…And so you Authorize

No major system offers a good solution to Authorization. They can’t. It’s your app. You decide who can access what. On top of that, it seems impossible to imagine a system which creates the kind of quasi-stateless Authorization that so many people out there seem to demand. But then, they’re wrong about what it means to be stateless anyway, so who cares, really?

The take away from all of this is that you’re going to have to do authorization either within your application, or you’re going to have to create a separate application to do it for that other application. It’s the same thing, just a bit different structurally.

And Finally, to the Conclusion

So what even is anything anymore? Let’s summarize.

REST is supposed to be stateless. That means that “each request from client to server must contain all of the information necessary to understand the request”. Storing session state in the server (i.e. application) does indeed add a lot of unnecessary complexity to the system, so I’ll agree that it is to be avoided – especially because it isn’t generally actually necessary. But it is the state, not the session, that is bad. A session, as we saw in the definition above, is just a conversation. A stateless session is one in which a participant can understand each exchange fully without any context.

Session tokens (or auth tokens, if you prefer) are simply one more resource that identifies the user. Whether you generate them in your app or defer that process to a 3rd party, it’s all the same. Plus, since I promised to come back to this, you’re probably not actually storing that on the application – it may be on the same physical machine, but it is almost certainly contained in a separate service, such as a database. So you’re basically relying on a 3rd party, at least from the perspective of your application, anyway. Sure, 6ou could abstract this even further into some kind of authentication/authorization microservice, but unless you have more than a few applications using the same underlying system, that probabl6 adds more complexity and problems than it removes.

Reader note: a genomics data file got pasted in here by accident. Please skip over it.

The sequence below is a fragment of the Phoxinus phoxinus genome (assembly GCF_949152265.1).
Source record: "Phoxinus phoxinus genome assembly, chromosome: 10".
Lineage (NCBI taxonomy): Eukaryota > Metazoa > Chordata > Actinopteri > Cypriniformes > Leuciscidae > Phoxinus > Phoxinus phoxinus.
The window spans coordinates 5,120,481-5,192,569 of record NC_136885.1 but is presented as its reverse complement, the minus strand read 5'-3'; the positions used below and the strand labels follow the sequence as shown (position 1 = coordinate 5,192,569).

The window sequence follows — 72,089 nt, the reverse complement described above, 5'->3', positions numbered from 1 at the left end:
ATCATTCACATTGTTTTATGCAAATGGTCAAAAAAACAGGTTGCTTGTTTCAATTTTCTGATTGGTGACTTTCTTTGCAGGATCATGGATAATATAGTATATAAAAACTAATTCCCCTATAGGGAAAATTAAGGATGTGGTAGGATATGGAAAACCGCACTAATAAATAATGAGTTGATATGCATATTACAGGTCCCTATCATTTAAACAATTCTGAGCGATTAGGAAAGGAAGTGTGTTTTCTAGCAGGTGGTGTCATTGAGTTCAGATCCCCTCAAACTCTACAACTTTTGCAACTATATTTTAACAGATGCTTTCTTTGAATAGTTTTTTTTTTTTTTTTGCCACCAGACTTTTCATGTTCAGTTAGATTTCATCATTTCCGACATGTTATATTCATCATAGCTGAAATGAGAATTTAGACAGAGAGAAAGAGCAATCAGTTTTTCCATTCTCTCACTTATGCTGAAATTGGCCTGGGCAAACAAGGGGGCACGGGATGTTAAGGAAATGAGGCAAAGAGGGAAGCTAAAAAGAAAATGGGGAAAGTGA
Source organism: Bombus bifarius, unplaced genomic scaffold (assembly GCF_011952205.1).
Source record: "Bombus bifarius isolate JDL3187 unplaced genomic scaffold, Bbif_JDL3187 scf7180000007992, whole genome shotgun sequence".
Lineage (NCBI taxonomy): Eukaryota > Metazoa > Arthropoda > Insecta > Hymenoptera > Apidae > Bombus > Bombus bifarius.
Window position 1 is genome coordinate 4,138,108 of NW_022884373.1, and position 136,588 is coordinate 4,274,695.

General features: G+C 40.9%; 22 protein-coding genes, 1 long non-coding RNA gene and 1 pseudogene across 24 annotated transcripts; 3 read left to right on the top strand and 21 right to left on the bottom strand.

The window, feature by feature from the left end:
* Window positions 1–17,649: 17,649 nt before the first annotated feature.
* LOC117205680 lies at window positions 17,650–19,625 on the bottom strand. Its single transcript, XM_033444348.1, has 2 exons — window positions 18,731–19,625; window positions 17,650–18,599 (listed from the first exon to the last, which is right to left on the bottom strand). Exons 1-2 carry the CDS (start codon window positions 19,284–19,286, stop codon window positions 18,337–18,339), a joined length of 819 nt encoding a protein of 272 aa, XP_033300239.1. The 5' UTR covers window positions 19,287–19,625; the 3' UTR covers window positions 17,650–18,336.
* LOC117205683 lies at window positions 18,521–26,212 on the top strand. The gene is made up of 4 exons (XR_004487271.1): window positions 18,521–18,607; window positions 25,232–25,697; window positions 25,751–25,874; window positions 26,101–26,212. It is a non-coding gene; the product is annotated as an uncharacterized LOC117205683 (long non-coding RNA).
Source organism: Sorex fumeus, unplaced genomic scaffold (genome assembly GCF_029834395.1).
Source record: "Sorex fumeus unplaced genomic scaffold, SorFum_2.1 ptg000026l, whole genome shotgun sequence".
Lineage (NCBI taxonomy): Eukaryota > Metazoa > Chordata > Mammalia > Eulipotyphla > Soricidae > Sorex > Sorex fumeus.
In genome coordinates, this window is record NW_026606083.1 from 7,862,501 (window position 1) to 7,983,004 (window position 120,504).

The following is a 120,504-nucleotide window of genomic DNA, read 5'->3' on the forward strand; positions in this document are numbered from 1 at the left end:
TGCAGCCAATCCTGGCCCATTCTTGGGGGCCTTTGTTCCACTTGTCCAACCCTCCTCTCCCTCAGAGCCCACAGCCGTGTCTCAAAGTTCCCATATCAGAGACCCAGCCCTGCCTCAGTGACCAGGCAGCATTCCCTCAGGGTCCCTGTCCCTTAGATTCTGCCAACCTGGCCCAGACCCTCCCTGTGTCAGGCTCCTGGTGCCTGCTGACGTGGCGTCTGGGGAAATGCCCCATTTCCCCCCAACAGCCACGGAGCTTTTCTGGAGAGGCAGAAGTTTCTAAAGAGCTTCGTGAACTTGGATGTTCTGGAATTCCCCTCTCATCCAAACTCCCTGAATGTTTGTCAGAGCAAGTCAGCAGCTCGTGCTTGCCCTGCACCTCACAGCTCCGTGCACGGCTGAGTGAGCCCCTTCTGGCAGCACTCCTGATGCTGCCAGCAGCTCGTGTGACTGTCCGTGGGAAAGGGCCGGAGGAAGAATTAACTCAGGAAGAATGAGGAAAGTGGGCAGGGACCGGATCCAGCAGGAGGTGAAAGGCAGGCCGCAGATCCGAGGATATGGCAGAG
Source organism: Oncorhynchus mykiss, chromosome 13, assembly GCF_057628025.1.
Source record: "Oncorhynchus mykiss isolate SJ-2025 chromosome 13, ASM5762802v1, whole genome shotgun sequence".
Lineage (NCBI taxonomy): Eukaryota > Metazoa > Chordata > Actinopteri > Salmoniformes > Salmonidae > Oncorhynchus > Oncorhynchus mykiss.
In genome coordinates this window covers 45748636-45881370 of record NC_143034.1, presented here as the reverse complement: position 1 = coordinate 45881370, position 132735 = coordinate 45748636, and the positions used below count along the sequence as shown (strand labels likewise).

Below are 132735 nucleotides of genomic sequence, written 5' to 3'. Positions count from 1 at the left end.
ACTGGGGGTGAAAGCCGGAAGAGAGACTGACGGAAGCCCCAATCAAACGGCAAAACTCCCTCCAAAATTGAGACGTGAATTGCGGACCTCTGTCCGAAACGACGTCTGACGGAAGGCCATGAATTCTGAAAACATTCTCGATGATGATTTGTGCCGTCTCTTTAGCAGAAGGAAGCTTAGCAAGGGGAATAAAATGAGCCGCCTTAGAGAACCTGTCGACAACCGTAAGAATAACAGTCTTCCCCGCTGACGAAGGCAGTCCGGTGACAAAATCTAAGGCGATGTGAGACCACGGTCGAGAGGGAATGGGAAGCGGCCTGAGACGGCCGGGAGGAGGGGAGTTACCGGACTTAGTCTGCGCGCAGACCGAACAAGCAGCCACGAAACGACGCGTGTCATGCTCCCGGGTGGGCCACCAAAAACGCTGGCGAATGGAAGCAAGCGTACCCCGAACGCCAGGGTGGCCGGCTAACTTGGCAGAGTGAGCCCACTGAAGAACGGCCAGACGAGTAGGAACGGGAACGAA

So I’m going to go with what I have. And you should do what works for you, too. And if you tell me it isn’t REST, I hope you have a very good argument ready.

That’s it. That’s the end. Honestly, you should just do whatever works for your application. Striving for some ideal that either cannot exist or that nobody understands is misguided at best and very destructive (I’m talking to you, guy who wanted everyone to use JSON Web Tokens for Authorization) at worst.

Until next time!


References

  1. Authentication Cheat Sheet on OWASP. Last modified April 21, 2017. 

  2. Category:Access Control on OWASP. Last modified June 1, 2016. 

  3. Jim Keener (2008, November 26). RESTful Authentication on Stack Overflow

  4. Session (computer science) on Wikipedia. Last modified June 27, 2017. 

  5. Roy Thomas Fielding (2000). Architectural Styles and the Design of Network-based Software Architectures (doctoral dissertation), University of California, Irvine. 

  6. Cássio Mazzochi Molin (2015, December 7). Answer to How to understand “RESTful API is stateless”? on Stack Overflow

  7. mike (2014, August 27). Comment on RESTful Authentication on Stack Overflow

  8. J. Reschke (2015, September). The ‘Basic’ HTTP Authentication Scheme [RFC7617]. DOI 10.17487/RFC7617